Alan Alda On The Importance Of Empathy During The COVID-19 Pandemic
LULU GARCIA-NAVARRO, HOST:
At a moment when over 700 people are dying every day in the United States of COVID-19 and infections continue to spread, a new poll shows that trust in public health officials is dropping precipitously here. A Kaiser Family Foundation poll found that public confidence in the Centers for Disease Control has dipped 16 points. Dr. Anthony Fauci, the National Institutes of Health's top infectious disease expert, has seen his numbers dip by 10%. And large numbers of the public also hold dangerous misconceptions, for instance. Twenty percent of Americans believe wearing a mask is harmful to their health.
In short, Americans are confused and mistrustful of the people who are supposed to get us out of this health crisis. And some of this can be blamed on the mixed messaging we've been hearing. We're joined now by Alan Alda, who has dedicated a big part of his life to changing the way science is communicated to the public.
ALAN ALDA: Thank you.
GARCIA-NAVARRO: Some people may not know this, but you are very seriously invested in making sure the public gets clear messaging on issues that involve science. You even have a center at Stony Brook University dedicated to this. Clearly, there have been some communication failures here in this pandemic. Give me a top line. What is the main thing that has gone wrong in the communication, in your view, so far?
ALDA: The thing that worries me the most is that we seem to have a lowering of our compassion for one another - not - but not so much compassion as empathy. And the way I think of empathy is not as compassion. Compassion is feeling sorry for somebody, to some extent, but empathy is getting a reading as well as you can of what they're going through, what they may be suffering from. And that's important to think about them as clearly as you think about yourself and protecting them. But I think this pandemic is a real test of our empathy.
GARCIA-NAVARRO: There have been confusing messages, though, coming in terms of the science, certainly from the president. But I'd like to focus on how scientists and public health experts have also said some contradictory things. You know, Dr. Anthony Fauci himself initially said, don't wear a mask. Now we understand that was because they wanted PPE for health workers. When a mistake like that is made, what should happen, do you think, in terms of communicating science clearly to the public?
ALDA: You know, it's not always a mistake when science says one thing and then sometime later says another thing. One of the problems in communicating about science, I think I've found, is that people aren't comfortable with one of the basic elements of science, which is that no one study solves everything for all time. It's a march toward a greater understanding of reality. Isaac Newton saw gravity one way. Einstein saw it another - doesn't mean one of them is wrong. It just means that considering certain aspects of the whole picture, you get a different conclusion.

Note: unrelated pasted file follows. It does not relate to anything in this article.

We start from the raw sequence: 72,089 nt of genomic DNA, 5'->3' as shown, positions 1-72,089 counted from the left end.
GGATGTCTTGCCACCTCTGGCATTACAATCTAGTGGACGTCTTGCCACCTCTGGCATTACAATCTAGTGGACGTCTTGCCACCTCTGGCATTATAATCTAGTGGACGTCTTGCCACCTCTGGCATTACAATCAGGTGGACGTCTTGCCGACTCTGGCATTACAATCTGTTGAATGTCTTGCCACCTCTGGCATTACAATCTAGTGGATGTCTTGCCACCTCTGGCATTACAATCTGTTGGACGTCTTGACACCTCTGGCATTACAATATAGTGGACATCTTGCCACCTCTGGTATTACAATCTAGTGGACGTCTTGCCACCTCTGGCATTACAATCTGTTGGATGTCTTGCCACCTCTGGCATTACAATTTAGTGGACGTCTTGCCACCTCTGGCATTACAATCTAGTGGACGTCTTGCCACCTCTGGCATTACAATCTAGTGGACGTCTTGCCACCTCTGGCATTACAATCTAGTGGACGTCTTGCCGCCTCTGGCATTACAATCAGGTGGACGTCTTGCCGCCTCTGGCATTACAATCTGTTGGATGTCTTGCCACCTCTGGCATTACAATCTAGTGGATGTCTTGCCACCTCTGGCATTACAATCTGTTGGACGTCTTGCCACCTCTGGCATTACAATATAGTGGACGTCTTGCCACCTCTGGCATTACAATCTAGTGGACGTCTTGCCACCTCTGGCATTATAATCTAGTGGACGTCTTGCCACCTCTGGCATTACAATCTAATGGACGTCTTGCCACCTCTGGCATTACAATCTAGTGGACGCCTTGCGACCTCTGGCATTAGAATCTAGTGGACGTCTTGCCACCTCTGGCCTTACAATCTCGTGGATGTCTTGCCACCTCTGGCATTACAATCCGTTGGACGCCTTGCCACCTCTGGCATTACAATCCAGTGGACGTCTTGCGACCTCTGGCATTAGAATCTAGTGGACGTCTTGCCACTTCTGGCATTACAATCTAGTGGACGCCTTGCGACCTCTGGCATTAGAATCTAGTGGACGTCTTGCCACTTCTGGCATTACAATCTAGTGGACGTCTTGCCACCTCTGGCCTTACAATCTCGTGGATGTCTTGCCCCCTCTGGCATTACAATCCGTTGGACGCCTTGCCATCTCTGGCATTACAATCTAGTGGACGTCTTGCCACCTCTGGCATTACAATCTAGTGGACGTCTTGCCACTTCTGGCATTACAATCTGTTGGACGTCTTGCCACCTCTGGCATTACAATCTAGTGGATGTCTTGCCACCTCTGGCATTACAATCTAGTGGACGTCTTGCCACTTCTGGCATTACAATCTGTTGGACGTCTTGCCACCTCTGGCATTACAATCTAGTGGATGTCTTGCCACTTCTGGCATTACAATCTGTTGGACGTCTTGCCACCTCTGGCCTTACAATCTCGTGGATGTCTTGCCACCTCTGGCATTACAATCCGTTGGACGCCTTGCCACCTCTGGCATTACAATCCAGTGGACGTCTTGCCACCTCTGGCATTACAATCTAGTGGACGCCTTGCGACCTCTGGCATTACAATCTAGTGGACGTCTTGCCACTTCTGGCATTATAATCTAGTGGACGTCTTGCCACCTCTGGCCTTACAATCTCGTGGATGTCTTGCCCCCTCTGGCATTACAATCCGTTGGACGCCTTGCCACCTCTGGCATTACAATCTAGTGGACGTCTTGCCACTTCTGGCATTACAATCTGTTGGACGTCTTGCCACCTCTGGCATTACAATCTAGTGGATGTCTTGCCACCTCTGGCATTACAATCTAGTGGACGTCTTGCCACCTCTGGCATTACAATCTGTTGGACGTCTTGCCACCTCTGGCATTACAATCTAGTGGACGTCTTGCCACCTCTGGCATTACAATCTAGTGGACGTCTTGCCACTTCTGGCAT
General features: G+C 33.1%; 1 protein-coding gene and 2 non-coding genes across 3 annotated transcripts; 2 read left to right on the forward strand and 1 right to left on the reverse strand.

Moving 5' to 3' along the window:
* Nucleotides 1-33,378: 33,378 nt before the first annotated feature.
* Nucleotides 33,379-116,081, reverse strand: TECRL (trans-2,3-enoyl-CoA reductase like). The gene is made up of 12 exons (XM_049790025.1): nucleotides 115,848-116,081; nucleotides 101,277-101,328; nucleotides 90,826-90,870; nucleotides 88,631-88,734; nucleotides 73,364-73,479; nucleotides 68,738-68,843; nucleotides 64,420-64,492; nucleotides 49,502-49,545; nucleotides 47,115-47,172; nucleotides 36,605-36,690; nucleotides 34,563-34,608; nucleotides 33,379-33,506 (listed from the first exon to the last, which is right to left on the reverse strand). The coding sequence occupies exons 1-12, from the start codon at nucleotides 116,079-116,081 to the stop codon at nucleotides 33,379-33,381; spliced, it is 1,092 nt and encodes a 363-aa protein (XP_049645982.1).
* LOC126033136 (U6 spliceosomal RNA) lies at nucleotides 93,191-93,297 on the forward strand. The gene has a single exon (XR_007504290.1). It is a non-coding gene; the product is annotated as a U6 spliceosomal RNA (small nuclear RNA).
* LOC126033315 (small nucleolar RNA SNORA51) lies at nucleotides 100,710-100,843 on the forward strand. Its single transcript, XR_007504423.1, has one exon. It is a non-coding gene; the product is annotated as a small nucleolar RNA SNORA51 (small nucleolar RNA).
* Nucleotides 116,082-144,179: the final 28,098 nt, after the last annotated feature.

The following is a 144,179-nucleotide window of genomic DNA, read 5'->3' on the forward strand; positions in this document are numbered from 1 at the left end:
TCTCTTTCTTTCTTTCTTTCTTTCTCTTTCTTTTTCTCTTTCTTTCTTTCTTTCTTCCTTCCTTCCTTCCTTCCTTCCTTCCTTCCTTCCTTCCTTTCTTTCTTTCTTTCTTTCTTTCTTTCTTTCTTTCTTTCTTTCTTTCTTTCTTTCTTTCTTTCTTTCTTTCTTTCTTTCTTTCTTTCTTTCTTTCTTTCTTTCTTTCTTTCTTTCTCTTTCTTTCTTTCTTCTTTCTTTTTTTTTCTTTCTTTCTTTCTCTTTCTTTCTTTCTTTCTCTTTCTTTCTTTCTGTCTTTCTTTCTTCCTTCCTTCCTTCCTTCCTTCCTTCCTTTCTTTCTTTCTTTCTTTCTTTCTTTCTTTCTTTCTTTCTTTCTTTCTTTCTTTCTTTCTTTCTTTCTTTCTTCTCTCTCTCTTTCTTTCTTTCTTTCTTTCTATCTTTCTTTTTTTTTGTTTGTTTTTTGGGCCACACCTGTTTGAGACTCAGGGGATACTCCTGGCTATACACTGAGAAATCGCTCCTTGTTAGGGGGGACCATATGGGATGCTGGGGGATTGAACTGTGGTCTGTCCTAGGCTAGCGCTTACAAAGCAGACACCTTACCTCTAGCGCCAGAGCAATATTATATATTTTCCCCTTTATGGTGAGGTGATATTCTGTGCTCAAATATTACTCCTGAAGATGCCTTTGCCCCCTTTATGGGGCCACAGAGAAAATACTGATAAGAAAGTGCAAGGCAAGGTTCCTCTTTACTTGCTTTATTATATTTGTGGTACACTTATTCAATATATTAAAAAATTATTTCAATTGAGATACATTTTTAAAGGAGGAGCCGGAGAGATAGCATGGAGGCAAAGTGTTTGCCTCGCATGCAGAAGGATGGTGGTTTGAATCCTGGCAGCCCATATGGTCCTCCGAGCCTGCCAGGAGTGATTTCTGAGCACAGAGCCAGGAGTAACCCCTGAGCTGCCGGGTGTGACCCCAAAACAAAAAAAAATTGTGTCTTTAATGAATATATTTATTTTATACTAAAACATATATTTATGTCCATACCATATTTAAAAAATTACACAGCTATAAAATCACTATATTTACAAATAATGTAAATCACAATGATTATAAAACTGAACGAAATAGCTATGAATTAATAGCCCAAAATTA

GARCIA-NAVARRO: That's right. And so many studies are happening right now during this pandemic, and we're constantly learning new things. But data can be confusing and contradictory, as you note. How do you tell the public clearly what they should be doing when the guidance changes?
ALDA: I think it's a good idea to keep them up to date on what we now believe we know to be true through rigorous studies. At the same time, I think it's a good idea to constantly remind people that this is what we know for now, and it's liable to change. It avoids the confusion that's borne of the fact that people don't spend - most people don't spend their lives studying science the way scientists do, and they're not used to the process - doesn't make them less smart. They've spent their lives doing other things that are important to do. But they may not be familiar enough with the idea that the view of nature changes as science moves on.
GARCIA-NAVARRO: In an article in Scientific American, Meeta Shah, who is an assistant professor of emergency medicine at Rush University Medical Center in Chicago, wrote about the messaging failures, as she put it, by health officials and scientists. It opened with this line. Quote, "It seems science has lost and politics has won in the battle against COVID-19 here in the United States." Do you think that's true?
ALDA: No, I don't think the battle is lost. We're smart enough and good enough at heart to help one another out. We're all neighbors. Contempt, I don't think, ever won an argument, but it can start a fight. And the last thing we need to do when our lives are at stake is to start fighting with each other. Now wearing a mask is a mark of division. It's hard because we have reached a point in our understanding of science where, for too many people, science is just another opinion. Rather, it's some of our best brains working on problems that are a question of life and death for all of us.
GARCIA-NAVARRO: That is Alan Alda, whose Alan Alda Center for Communicating Science at Stony Brook University trains scientists and doctors in how to explain science to the public. He also has a podcast, "Clear+Vivid With Alan Alda."
Thank you very much.
ALDA: Thank you, Lulu. It was fun talking with you.
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